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16 April 2007

NEWSLETTER No 26                                    16 April 2007 

Heritage Forum to hear about Liverpool’s Irish, Welsh and African communities

Liverpool Heritage Forum will have a meeting at the Athenaeum (Church Alley) at 5.30 for 6pm on Thursday 10 May. There will be presentations by representatives of the Welsh, Irish and African communities in the city of their histories  -  how they came to be in the city and what contributions they have made to the city’s life. There will also be an update by officials of the city’s celebrations.  All welcome. (Please respect the Athenaeum’s code which bars casual dress),

St George’s Hall re-opens

To mark the re-opening of St George’s Hall there will be series of series of twice nightly Son et Lumière displays running from 23rd – 29th April.  The half hour displays will be at 8.30pm and 9.30pm from Monday to Sunday, April 23-29. Tickets, priced £1.50 for OAPs and Under-12s, £3.00 for adults and £7 families of two adults and two under-12s are on sale at 08 Place, Whitechapel (0151 233 2008) or on the site from 6pm on event nights.

The refurbishment of the Hall has cost £23m.  A new heritage centre at the south end (St John’s Lane) will be open Tues-Sat (10-5) and Sundays (1-5). The centre tells the story of the city. Prisoners’ cells, the criminal courts, the judges’ quarters and the world’s first modern air-conditioning system will be on view.

City Council launches Action Team for 2008

■ The Daily Post carried a piece on 14 April announcing that an new team will ensure that everything is ready for Capital of Culture Year. This sounds like a good idea (not before time!), “joining up” different parts of the public service to achieve a common goal. But there are some provisos. The Post’s article mentions no actions or comments by the Culture Company, which is responsible for the Year, except that Jason Harborow is one of 19 members of the new team.  While the staff of the Culture Company are actively pursuing their various projects, are its Board members not involved? Since the Board is largely invisible to the public, will the new team make itself available to Joe Public, will it be seen in public  -  or will it like so many of the quangos in Liverpool just be part of a merry-go-round of public officials behind closed doors?  What a difference it would make if the Chairman of the Culture Company or one of his fellow Board members were to be frequently on hand at cultural functions and in touch with ordinary people!  A priority task should be cleaning up the litter and weeds which disfigure so many public places and private property highly visible to the public. Now if the new team would actually walk the streets and look for themselves…..! (Let Liverpool City Council take heed from Torbay about not getting its services joined up. A wildflower meadow was planted there in a bid for the Britain-in-Bloom title but its seems that no-one told the grass-cutting department of the same council and the wild flowers were all mown down. )

  EN”, the magazine for entrepreneurs, takes Liverpool City Council to task for having gone cap in hand to Environment Secretary Ruth Kelly for a £20m loan for the ’08 celebrations. Local firms are, it seems not coming up with the cash which  their oppo’s in London are willing to hand over. No surprise there, since so few large firms are actually based in Liverpool  -  as opposed to Merseyside more widely. Yet the prestige and publicity of ’07 and ’08 are already providing a major boost to businesses of Merseyside as a whole. It seems so hard in Britain for the public sector to see that investment in tourism (including heritage) can be a means to grow jobs, revenue and attraction to investors.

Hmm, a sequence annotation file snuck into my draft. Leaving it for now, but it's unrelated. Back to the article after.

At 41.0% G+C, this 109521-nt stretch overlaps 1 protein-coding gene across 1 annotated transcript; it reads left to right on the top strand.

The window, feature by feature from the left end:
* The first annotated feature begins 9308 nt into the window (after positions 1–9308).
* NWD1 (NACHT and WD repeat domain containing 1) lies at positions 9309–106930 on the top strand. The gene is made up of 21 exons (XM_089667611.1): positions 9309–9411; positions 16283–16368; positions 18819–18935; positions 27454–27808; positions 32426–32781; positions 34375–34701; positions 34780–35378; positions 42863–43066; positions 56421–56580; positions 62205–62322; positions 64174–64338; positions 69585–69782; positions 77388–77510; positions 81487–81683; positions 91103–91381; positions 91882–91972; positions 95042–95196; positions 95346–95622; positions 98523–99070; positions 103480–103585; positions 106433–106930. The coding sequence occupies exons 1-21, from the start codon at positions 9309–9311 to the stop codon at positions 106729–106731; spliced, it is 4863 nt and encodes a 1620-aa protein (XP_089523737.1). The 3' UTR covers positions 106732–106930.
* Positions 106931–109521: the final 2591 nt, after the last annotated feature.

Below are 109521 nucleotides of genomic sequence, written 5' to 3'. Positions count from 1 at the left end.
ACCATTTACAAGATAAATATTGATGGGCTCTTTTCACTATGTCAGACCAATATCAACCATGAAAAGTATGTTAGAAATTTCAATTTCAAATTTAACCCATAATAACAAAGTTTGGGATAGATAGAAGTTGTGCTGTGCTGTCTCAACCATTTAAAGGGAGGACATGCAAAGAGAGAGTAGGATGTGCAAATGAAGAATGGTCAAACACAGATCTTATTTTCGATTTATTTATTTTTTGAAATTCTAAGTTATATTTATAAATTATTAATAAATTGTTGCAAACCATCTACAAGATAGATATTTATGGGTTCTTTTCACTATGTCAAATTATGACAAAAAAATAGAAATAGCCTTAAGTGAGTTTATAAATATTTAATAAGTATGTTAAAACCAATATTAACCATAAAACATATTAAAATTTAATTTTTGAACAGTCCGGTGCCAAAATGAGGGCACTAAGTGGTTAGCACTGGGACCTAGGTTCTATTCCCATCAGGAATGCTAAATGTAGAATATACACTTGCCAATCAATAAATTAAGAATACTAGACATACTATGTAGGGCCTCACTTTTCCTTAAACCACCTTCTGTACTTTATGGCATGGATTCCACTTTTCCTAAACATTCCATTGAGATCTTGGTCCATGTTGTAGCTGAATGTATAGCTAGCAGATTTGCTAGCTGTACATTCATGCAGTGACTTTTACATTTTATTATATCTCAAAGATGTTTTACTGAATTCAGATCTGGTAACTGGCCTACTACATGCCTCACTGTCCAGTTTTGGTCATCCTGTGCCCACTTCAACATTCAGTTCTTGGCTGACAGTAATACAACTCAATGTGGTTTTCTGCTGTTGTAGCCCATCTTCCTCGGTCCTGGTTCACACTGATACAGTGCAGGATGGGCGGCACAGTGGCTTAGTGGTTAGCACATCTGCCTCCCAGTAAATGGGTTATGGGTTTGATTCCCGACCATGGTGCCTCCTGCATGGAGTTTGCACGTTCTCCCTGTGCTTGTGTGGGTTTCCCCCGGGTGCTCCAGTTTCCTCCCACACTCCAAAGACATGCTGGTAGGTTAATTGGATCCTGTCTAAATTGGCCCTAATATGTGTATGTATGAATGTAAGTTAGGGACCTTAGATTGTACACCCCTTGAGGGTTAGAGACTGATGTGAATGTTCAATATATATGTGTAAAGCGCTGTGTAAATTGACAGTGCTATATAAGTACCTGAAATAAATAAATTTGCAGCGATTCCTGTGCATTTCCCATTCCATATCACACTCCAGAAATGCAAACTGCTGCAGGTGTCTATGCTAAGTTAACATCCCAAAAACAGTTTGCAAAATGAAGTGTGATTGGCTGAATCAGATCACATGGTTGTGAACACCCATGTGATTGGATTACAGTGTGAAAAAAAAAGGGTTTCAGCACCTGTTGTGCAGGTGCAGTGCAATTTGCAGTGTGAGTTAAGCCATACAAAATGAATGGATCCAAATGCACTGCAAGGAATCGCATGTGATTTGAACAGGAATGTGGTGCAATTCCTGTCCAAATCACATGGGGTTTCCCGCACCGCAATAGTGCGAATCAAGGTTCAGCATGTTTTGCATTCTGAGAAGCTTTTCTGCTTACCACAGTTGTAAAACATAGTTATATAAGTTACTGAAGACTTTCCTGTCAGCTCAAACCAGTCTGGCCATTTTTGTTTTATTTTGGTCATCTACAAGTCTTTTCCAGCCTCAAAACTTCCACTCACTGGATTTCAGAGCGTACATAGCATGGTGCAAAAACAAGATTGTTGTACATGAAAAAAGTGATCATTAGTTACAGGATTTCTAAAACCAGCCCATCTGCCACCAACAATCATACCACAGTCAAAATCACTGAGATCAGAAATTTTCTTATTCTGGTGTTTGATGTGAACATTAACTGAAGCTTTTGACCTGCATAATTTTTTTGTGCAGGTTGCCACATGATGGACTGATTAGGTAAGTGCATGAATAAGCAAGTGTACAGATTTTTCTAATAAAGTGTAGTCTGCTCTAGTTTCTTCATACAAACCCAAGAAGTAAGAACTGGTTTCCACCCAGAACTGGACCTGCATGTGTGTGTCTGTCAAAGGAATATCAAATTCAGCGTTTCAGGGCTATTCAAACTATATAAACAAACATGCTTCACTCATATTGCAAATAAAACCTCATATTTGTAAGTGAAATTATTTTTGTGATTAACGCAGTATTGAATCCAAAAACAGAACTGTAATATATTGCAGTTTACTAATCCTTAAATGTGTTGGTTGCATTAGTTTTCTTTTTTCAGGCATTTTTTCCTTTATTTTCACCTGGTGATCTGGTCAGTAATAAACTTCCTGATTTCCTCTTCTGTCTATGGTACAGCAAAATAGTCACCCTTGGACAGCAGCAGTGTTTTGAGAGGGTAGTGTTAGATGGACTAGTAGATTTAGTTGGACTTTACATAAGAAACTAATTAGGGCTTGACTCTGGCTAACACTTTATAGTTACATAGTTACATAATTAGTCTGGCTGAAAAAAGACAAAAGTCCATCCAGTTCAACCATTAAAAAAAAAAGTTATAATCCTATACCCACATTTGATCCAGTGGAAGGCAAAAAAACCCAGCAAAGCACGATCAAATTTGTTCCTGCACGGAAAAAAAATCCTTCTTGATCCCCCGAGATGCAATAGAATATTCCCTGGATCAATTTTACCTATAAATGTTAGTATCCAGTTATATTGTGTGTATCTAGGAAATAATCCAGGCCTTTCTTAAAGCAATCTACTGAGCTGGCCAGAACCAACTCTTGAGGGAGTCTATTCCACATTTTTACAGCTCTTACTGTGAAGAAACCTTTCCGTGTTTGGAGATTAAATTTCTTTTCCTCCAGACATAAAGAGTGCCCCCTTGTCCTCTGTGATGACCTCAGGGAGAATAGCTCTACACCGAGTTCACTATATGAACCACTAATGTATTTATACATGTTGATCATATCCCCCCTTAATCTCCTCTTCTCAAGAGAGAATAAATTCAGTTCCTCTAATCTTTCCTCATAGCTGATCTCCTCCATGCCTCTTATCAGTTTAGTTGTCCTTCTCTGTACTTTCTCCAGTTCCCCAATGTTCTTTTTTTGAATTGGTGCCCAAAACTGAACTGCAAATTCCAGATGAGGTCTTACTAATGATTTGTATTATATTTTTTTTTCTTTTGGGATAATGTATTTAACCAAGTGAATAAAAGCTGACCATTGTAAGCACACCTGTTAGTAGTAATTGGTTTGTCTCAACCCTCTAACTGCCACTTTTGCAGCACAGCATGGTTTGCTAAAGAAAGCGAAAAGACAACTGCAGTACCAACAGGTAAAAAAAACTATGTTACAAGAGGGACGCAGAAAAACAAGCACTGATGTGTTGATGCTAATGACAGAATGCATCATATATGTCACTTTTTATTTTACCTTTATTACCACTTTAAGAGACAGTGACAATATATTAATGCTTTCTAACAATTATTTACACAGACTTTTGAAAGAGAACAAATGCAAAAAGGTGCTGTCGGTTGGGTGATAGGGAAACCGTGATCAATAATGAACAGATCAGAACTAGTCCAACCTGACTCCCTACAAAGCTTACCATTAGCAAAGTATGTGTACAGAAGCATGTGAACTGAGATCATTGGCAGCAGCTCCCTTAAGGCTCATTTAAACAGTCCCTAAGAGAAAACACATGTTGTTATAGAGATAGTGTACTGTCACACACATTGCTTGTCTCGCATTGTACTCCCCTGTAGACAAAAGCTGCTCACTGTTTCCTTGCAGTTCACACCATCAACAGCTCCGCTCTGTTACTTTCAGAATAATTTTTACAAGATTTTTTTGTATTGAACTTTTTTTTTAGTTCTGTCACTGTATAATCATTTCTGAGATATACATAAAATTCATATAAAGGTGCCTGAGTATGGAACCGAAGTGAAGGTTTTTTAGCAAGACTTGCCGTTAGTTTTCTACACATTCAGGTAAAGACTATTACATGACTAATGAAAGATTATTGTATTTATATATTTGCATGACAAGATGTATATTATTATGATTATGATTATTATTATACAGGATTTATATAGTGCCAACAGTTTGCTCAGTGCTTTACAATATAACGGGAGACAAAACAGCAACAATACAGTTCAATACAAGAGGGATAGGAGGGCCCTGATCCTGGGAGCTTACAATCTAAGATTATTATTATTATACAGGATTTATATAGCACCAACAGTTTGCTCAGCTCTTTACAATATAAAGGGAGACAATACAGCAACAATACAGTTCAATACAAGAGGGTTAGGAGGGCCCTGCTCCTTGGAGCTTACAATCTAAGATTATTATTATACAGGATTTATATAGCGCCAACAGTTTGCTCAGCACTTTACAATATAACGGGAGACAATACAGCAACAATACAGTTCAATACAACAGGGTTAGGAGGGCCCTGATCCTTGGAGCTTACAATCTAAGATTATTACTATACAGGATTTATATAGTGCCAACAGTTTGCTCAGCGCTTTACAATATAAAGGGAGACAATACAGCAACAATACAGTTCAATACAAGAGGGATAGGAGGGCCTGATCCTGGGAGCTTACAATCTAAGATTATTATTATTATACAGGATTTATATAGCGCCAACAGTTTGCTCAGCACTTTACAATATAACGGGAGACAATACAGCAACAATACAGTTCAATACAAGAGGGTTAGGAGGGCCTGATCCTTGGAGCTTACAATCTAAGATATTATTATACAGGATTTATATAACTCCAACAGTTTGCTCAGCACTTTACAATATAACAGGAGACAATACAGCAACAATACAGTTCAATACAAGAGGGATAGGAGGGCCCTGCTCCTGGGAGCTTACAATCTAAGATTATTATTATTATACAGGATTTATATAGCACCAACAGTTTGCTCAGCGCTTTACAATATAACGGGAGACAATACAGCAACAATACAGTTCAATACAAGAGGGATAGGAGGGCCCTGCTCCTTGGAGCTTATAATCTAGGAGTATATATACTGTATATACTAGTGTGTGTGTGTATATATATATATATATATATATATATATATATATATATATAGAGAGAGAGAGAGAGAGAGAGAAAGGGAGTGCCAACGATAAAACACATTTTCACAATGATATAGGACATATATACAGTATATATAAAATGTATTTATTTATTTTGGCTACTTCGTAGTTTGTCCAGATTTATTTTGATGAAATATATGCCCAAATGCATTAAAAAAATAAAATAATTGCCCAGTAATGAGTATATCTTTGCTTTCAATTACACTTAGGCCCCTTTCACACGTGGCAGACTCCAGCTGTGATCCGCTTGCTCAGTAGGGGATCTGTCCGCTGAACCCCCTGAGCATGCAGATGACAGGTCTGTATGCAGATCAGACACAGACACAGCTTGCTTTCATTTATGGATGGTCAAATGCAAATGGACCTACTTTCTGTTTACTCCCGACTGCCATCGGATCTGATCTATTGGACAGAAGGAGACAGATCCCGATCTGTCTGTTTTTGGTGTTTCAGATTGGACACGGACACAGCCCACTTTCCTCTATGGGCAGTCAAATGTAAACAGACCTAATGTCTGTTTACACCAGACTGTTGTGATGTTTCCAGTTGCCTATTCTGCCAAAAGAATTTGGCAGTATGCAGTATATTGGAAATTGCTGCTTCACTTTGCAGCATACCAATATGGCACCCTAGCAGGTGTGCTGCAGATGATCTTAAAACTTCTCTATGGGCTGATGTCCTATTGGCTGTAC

Speaking of local business, what signs of local shops gearing up for 2008 and currently celebrating 2007 have you seen? Are there banners in the streets, special displays in shop windows, special messages for non-English speakers and euro-spenders at the cashiers? Is the European flag displayed, bearing in mind that 2008 is EURPOPEAN Capital of Culture Year?  Liverpool Chamber of Commerce declined to lead any such campaign (even though the biggest beneficiaries of it would have been many of their own members! Will the Culture Company pick up the baton? After the big launch of the ’07 celebrations on 23 April, we really expect to see the city “en fête”, very evidently celebrating something. Getting this right for ’07 is a good dry run for ‘098 as well as being a celebration in its own right. 

Wirral: more heritage loss in Wirral but the volunteers are still active

The Roman Catholic Church is considering selling off the Grade II listed St Peter and St Paul Church, the monumental domed church overlooking the mouth of the Mersey in New Brighton. The possibility that it might be converted into flats stirred a storm of protest from local residents and more than a thousand people signed a petition calling for the scrapping of these plans. The building, in Classical Renaissance style, was designed by E Bower Norris of Sandy and Norris, Architects, of Stafford and London.

One can sympathize with the Church, faced with dwindling attendances, rising costs and a shortage of priests but may turn out to be further damage to Wirral’s sparse visible heritage. While Liverpool sorely needs more effective championing of its heritage than it gets from the Board of the Culture Company, Wirral shows an even greater failure to understand the potential gain in employment, revenue and investment from heritage tourism. Wirral’s heritage spokesman is not even on the Council’s cabinet where the decisions are made. Maybe a freebie trip to Venice or Florence for some of our councillors would make even them see that heritage tourism is good for the local economy.  By the way, voting for local councilors is coming up. Do your local candidates support heritage?